Creating inclusive societies for children with disabilities
5th National Early Childhood Intervention Conference:
It is an honour to be here at the 5th National Early Childhood Intervention Conference. The theme for this year’s conference, ‘Passion 'has 'no' parameters’, is especially compelling, as it perfectly captures what drives so many of us who work with children with disabilities.
Passion is what motivates parents, caregivers, advocates, policymakers and service providers like yourselves to continue championing the rights of children with disabilities and giving them a voice. In fact, it is the children themselves who teach us the value of passion.
I am constantly amazed, as well as humbled, by the energy and resilience displayed by children with disabilities, who time and again -- show us and remind us of their extraordinary abilities and tireless determination.
The Convention on the Rights of the Child reaffirms this spirit in Article 23, which holds governments to the promise that children with disabilities not be denied any rights based on their disability. They have the right to special care and support, to be treated with dignity, to participate in their community, and to live full and independent lives.
It has been twenty five years since the CRC was adopted by the UN General Assembly. Today, the spirit of Article 23 remains unwavering. Realising the rights of children with disabilities begins with creating an inclusive society. And we are guided to do that by the principles of the Convention on the Rights of Persons with Disabilities and the Convention on the Rights of the Child. Unfortunately, we know only too well that stigma and discrimination remain the biggest barriers standing between children with disabilities and their chance to reach their full potential. Stigma subjects them to pity, shame, humiliation, and worse -- bullying, violence and abuse. Discrimination, sometimes willful, sometimes inherent – renders them invisible from policies, services, basic rights and equal opportunities. No one group has their rights compromised more consistently or more cruelly than children with disabilities. In fact… § A review of 14 developing countries found that people with disabilities were more likely to experience poverty than their peers.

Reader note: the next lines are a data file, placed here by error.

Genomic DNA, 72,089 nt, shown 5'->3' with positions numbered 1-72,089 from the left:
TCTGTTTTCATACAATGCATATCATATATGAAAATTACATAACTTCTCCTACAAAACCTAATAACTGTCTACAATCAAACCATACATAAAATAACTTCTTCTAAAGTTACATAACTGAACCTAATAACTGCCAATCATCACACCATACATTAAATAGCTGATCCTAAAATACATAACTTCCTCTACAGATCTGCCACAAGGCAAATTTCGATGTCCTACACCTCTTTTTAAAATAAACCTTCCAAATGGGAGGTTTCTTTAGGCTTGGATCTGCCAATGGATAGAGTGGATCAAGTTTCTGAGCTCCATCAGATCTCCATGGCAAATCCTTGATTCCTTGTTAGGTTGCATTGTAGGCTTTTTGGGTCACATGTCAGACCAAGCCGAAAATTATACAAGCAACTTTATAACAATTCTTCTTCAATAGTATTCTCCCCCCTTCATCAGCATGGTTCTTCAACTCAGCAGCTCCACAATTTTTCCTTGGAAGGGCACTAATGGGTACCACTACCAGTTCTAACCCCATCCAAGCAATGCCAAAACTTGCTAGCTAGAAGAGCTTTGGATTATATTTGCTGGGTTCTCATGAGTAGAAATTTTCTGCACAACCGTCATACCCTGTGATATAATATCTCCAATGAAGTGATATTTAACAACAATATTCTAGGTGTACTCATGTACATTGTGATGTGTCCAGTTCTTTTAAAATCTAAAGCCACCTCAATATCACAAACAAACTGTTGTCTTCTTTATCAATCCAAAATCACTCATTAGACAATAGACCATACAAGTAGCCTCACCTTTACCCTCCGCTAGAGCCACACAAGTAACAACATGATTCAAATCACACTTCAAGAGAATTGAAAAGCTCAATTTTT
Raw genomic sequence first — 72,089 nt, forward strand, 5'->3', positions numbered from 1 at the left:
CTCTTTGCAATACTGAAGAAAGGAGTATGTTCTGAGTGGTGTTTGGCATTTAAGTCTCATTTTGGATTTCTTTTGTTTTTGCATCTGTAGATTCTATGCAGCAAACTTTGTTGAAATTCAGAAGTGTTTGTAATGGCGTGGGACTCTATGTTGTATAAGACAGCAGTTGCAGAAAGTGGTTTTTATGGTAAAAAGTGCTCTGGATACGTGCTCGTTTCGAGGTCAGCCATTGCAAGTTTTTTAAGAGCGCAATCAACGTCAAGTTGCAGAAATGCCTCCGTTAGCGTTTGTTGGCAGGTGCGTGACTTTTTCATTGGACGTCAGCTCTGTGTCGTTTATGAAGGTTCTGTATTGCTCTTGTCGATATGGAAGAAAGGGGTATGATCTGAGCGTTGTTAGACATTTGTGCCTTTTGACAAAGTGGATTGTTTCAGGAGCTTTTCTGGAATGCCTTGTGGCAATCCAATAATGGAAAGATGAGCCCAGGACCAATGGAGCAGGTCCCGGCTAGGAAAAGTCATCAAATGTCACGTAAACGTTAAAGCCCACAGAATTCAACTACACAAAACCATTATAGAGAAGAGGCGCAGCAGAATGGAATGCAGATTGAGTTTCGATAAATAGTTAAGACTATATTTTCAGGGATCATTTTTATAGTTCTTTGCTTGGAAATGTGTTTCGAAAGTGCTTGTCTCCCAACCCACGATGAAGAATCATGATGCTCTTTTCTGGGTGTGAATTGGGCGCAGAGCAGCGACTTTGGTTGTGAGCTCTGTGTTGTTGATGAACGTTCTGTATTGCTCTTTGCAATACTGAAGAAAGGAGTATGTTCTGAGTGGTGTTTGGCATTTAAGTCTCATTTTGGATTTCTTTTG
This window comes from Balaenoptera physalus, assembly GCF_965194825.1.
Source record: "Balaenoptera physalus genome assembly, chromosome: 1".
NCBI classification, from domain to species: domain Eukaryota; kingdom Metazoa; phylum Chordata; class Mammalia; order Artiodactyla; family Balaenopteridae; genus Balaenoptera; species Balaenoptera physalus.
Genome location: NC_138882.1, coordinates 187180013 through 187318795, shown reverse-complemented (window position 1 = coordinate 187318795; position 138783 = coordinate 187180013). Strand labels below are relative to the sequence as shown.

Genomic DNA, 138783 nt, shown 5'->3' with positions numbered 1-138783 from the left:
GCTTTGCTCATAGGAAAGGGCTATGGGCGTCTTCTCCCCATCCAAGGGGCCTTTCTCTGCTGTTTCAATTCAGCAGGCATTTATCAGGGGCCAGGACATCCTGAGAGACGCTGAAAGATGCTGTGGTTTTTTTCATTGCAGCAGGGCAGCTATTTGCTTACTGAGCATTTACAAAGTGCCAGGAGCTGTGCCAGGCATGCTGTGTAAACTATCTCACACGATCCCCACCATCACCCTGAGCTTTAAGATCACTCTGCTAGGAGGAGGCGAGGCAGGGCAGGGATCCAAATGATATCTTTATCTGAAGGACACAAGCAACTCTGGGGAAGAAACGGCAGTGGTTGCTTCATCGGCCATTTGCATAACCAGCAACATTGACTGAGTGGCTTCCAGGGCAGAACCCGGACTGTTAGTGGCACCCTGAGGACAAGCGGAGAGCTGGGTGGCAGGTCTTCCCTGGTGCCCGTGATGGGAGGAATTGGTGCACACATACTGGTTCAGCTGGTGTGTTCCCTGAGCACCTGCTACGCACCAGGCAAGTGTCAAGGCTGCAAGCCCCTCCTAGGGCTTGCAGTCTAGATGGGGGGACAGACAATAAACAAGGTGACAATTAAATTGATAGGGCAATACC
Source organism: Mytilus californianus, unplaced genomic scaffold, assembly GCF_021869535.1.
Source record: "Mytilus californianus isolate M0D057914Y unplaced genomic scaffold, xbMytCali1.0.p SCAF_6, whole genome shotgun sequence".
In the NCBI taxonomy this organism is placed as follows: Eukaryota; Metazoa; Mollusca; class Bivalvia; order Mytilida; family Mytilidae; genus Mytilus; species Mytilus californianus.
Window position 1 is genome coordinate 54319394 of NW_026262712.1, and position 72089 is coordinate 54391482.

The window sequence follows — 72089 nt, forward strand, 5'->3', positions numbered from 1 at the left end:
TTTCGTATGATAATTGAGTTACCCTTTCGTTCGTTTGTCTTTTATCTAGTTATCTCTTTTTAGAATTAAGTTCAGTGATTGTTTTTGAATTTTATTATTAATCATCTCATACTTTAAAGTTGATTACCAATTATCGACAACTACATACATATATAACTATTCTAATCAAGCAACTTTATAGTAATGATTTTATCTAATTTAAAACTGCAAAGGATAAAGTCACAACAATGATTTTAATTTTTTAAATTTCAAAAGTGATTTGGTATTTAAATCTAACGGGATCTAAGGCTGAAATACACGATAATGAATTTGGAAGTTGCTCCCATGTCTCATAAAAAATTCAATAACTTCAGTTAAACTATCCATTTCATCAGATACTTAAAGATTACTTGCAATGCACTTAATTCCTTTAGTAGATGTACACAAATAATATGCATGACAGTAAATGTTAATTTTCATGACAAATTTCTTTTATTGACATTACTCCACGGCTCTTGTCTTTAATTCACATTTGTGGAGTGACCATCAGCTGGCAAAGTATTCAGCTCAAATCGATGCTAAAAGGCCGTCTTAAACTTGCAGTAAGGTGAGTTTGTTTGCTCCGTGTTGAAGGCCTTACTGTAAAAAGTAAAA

It has been twenty five years since the CRC was adopted by the UN General Assembly. Today, the spirit of Article 23 remains unwavering.
Realising the rights of children with disabilities begins with creating an inclusive society. And we are guided to do that by the principles of the Convention on the Rights of Persons with Disabilities and the Convention on the Rights of the Child.
Unfortunately, we know only too well that stigma and discrimination remain the biggest barriers standing between children with disabilities and their chance to reach their full potential.
Stigma subjects them to pity, shame, humiliation, and worse -- bullying, violence and abuse.
Discrimination, sometimes willful, sometimes inherent – renders them invisible from policies, services, basic rights and equal opportunities.
No one group has their rights compromised more consistently or more cruelly than children with disabilities.
§ A review of 14 developing countries found that people with disabilities were more likely to experience poverty than their peers.
§ Children with disabilities aged 6-17 years are significantly less likely to be enrolled in school.
§ Globally children with disabilities are up to three to four times more likely to be subjected to violence than other children.
But that -- as you know -- is not all.
Left off birth registers and hidden behind closed doors, shut away in institutions and stigmatized, millions of children with disabilities are, too often, over-looked and under -estimated.
They’re not only excluded, they’re forgotten.
It is indeed a tragic irony that children who so often stand out because of their disability– who are so often targeted because of their disability– subject to teasing, stigma, humiliation, violence – are too often INVISIBLE when it comes to policies, services and compassion.
To better serve them, we need to know who they are, where they are, what their needs and aspirations are and how their abilities can best be nurtured right from the very beginning, in their early years.
As of the end of the year 2012, there were just over 445-thousand people with disabilities registered with Malaysia’s Department of Social Welfare, (including nearly 30,000 newly registered children with disabilities). This represents approximately 1.6 per cent of the country’s population. And, statistics from the Ministry of Education indicate that children with disabilities represent roughly one per cent of Malaysian children in government schools.
How do we establish an inclusive society for these children?
The pillars of what an inclusive society looks like in this case, were articulated in the 2013 issue of UNICEF’s flagship publication, called the State of the World’s Children -- which focused on children with disabilities.
That global report brought attention to what is actually OUR blind spot – as we reminded ourselves that we need to see the child, before the disability.
The report called for a fundamental change in the way children with disabilities are viewed and treated, and urged all of us to focus on the abilities of these children – rather than on what they cannot do.
So what does an inclusive approach look like? When it comes to health, it means extending equal rights to children with disabilities – that means, equal rights to health care, to immunisation, equal rights to things like proper nutrition, to treatment for childhood ailments and injuries, to information and services on sexual and reproductive health, as well as basic services like access to clean toilets and sanitation facilities.